All the pictures of the 787 look like the kind of airplane I want to fly on! My biggest concern is that airlines will demolish Boeing's concept of customer comfort by demanding more seats with less space for customer comfort!

I hope the 787, does in fact become successful, & it should once Boeing American expertise fixes all the errors caused by 'global partners'!!!

Brian (Huntsville, AL):

The electronic shades like cool, but will it really take over a minute and a half to "close" the window? I like the idea of having different degrees of shade, but you should be able to completely block the light much quicker than the 100 seconds, as referenced in the video. Just my opinion.

AJ (St. Louis):

100 seconds to shade a window? I can pull the shade down in 1. Waste.



It's something you really need to experience. You may have a different view once you're in the airplane.

The "fully dark" setting is not required to block out the irritating aspects of streaming light. So it's not going to take that long to get the effect you need. In all of our user testing to date, people have preferred the 787 window to today's window - taking both size and dimming quality into account.

-- Randy Tinseth

fernanda rubinger (belo horizonte, minas gerais, Brazil):

I ve just read a short interview on a Brazilian magazine called Exame, in which one you speak about this blog experience. I think that´s a brave initiative of yours. Unfortunately, the most part of companies - specially from my country - don´t use to have this opened conversation with their clientes.


Dale Cary (Melbourne, Victoria, Australia):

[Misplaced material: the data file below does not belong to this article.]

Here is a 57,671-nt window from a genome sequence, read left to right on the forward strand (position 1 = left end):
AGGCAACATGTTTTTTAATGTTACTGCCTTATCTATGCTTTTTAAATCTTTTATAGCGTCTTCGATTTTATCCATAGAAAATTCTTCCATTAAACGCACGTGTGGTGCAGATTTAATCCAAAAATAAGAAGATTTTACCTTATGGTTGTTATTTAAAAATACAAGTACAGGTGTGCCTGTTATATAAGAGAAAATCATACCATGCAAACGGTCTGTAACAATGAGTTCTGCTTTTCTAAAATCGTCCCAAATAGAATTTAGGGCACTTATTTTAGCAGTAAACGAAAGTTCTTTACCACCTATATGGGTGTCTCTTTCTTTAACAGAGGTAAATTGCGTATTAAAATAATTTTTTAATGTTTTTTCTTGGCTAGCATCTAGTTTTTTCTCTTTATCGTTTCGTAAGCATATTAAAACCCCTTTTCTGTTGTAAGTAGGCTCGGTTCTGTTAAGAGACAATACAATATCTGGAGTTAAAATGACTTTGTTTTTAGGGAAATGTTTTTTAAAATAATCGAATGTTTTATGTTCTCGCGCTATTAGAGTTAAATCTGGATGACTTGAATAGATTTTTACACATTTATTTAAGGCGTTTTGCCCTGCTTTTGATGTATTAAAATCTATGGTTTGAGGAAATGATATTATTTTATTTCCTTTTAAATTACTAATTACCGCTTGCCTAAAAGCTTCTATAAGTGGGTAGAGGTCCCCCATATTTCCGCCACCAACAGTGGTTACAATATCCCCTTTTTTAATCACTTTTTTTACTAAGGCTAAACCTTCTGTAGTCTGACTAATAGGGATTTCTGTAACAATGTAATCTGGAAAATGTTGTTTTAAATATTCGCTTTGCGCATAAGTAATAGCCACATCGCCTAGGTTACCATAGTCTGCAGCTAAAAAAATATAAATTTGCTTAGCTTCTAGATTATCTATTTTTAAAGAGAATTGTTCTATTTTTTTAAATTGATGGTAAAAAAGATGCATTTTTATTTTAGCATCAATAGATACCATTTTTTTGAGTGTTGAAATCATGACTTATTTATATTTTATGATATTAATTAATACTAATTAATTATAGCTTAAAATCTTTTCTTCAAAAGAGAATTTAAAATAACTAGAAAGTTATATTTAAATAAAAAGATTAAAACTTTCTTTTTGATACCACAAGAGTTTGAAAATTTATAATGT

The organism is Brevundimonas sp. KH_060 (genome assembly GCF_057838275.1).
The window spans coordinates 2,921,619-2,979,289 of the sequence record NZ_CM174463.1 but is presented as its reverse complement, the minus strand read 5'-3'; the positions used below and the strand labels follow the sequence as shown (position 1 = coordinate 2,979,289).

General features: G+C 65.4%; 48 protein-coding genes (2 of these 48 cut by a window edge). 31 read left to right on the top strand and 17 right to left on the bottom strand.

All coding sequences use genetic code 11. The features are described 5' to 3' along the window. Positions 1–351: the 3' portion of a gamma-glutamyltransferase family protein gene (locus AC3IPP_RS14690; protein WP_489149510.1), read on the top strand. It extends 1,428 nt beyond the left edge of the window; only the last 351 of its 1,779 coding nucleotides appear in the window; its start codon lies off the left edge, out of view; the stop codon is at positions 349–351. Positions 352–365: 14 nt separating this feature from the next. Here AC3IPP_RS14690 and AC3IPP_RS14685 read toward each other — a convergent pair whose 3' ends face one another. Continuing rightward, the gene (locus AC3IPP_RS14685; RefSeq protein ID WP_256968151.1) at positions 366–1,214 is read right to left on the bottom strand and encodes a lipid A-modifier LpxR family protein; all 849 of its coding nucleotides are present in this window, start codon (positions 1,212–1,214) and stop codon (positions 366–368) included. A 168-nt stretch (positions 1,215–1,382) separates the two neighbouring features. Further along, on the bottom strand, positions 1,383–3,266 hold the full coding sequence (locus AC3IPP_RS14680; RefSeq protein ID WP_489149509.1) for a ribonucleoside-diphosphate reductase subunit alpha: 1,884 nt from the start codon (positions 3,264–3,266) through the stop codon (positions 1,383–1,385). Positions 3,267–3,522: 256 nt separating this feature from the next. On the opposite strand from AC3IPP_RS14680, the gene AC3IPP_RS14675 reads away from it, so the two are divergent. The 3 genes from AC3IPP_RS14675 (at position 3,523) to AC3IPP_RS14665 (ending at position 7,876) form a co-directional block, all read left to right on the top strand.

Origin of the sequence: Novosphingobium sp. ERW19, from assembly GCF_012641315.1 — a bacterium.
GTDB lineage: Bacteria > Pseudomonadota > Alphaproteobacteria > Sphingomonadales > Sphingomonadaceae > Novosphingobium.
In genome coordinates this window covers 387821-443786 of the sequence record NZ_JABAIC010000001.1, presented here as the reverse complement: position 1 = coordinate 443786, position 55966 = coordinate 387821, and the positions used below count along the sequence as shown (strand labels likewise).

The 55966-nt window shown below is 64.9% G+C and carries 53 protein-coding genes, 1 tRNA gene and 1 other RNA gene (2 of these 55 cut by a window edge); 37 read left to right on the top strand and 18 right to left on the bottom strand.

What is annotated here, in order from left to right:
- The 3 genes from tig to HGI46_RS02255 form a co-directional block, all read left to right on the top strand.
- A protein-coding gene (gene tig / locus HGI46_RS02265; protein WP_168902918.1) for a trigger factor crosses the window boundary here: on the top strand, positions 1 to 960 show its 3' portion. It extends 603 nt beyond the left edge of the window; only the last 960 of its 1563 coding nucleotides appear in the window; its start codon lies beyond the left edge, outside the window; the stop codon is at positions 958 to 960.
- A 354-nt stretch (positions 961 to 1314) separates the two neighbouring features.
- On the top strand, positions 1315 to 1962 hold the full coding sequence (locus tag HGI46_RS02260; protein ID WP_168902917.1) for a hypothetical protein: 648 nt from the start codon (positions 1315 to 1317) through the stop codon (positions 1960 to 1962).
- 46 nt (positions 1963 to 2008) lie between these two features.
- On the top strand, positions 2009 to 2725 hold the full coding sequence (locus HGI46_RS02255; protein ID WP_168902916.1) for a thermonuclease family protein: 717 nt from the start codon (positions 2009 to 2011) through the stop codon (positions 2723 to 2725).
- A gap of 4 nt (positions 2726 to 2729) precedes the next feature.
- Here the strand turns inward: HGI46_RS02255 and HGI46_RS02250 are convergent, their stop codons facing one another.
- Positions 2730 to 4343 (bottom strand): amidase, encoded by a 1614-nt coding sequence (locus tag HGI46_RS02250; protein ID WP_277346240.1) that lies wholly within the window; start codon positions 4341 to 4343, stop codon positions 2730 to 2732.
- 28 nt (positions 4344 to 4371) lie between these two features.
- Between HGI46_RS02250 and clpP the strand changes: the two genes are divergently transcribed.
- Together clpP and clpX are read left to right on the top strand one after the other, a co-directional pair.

I still think the most exciting new features of flying on the 787 will be the cabin pressure increase and humidity increase. Any updates on these features, made possible by the CFRP fuselage?

Hernan Saldana (Lima, Peru):

I had the opportunity to see the electronic window shades in the Boeing area at FIDAE. It was a shame that they had turned off the mockup when I was there, but from the video I got a pretty good idea of how it is going to work. I do agree that it would be even better if it took a little less time to make it darker.

I also saw LAN's mockup of the space that the Dreamliner will have and looks terrific. There will be plenty of space for passengers not to feel trapped in a tin can. Well, a carbon can in this case ;-)

Ivan Charvat:

I like the variable-shade blinds (like having many pairs of sunglasses).One comment on utility: it's too much effort and time to wait 100 secs for the blinds to go fully dark. There should be a one-touch feature (as with car power windows) where it goes all the way from light to dark with one touch, and back again with one touch.

Mike C (Long Beach, California):

The electronic window shade is indeed a novel idea & I looking forward to the concept being adapted for all airplanes.